Mr. Speaker, with greatest respect to the parliamentary secretary, if that were the case then why did she make the commitment to me and other members of the House that the clause would be removed? If it were that urgent, why did she, on behalf of the heritage minister and the heritage department, undertake that they would be removing the clause?
This clause, I will admit, is an essential clause to be looked at in its own way and its own right. Many of the issues relative to the 50 years were brought up in committee, but I know she will agree, and that the chair of the heritage committee will agree, that it was the most contentious part of any of the committee testimony we had.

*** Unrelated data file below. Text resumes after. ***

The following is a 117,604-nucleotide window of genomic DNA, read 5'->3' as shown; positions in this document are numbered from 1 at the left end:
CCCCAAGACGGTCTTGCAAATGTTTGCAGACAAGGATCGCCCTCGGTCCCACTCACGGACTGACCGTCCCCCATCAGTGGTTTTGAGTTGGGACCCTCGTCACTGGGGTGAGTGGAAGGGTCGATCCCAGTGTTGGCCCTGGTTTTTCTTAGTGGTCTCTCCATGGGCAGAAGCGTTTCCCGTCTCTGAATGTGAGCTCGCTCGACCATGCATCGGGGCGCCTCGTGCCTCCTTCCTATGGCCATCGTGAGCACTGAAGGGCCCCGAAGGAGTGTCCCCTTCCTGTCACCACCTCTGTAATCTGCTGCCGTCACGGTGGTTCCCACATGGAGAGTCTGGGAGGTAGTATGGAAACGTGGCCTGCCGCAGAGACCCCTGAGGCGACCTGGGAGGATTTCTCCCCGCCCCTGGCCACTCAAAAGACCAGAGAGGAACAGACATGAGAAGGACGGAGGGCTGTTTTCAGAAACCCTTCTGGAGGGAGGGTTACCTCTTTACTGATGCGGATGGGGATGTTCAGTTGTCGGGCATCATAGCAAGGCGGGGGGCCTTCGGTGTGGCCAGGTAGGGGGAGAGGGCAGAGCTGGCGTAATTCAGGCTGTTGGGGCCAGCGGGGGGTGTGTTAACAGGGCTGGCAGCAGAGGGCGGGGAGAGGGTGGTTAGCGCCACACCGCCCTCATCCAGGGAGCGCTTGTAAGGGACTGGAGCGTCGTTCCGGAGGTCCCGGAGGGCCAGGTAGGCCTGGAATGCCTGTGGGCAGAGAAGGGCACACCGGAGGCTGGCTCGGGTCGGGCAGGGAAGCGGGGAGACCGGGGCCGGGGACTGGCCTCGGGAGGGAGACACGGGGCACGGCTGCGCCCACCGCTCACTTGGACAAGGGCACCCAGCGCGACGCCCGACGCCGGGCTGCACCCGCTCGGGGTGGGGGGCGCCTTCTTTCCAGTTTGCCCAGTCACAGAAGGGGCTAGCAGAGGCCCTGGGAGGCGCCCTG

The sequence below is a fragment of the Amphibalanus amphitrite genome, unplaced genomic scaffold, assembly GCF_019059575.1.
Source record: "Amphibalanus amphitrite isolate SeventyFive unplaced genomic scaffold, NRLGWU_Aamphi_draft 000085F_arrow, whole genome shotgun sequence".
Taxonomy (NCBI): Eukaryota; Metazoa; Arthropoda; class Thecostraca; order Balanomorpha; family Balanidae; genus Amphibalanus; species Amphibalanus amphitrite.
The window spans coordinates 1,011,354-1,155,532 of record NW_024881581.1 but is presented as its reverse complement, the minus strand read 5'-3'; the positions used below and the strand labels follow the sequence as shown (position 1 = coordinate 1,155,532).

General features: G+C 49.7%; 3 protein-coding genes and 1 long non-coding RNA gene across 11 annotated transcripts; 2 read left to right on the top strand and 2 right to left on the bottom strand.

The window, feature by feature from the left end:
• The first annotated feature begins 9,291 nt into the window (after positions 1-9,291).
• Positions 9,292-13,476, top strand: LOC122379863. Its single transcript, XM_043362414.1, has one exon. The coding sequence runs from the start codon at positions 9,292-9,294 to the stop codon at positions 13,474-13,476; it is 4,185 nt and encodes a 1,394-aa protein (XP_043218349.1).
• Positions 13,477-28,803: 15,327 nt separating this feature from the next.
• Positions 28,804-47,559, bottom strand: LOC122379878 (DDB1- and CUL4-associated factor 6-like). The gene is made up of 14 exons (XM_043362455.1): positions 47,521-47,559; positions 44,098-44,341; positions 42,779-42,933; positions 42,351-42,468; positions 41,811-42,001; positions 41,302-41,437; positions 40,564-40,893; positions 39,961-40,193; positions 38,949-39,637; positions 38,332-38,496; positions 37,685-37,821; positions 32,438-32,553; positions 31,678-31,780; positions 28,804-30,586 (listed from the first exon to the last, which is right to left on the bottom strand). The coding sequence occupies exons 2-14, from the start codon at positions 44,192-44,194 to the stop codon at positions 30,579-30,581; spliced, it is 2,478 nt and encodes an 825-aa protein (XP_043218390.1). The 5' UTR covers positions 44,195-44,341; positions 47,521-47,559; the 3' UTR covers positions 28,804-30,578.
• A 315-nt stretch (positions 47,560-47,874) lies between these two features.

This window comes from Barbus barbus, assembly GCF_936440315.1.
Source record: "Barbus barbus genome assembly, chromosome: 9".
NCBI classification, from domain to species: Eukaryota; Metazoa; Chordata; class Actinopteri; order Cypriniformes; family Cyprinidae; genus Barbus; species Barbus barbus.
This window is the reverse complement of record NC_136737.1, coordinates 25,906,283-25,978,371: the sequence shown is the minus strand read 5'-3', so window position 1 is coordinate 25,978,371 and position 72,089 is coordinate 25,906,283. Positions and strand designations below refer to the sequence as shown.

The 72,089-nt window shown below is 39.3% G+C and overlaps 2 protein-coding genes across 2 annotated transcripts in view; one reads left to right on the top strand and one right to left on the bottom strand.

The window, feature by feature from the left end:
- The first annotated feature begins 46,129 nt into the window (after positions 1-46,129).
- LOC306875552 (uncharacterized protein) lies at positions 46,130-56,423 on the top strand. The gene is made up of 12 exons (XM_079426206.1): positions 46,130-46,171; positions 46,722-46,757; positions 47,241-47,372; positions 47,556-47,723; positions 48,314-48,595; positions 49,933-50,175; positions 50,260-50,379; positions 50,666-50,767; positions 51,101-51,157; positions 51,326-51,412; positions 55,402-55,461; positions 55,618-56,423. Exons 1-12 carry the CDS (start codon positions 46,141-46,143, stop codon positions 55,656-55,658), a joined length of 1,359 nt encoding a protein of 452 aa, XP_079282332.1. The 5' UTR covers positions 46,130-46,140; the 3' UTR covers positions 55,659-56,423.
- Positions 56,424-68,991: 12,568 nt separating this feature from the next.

I do not believe that there was a clear decision at that particular point. So therefore, if we were to do something on that legislation, it should be separate. If it were essential because of the 2003 deadline, a bill should be brought in, in a frontal and straightforward way, in an “in your face” way to Parliament and parliamentarians so that we could deal with the bill.
But, I ask the question again. She has said this was something that was essential to be there. If it was essential to be there, why did she agree to remove it in June?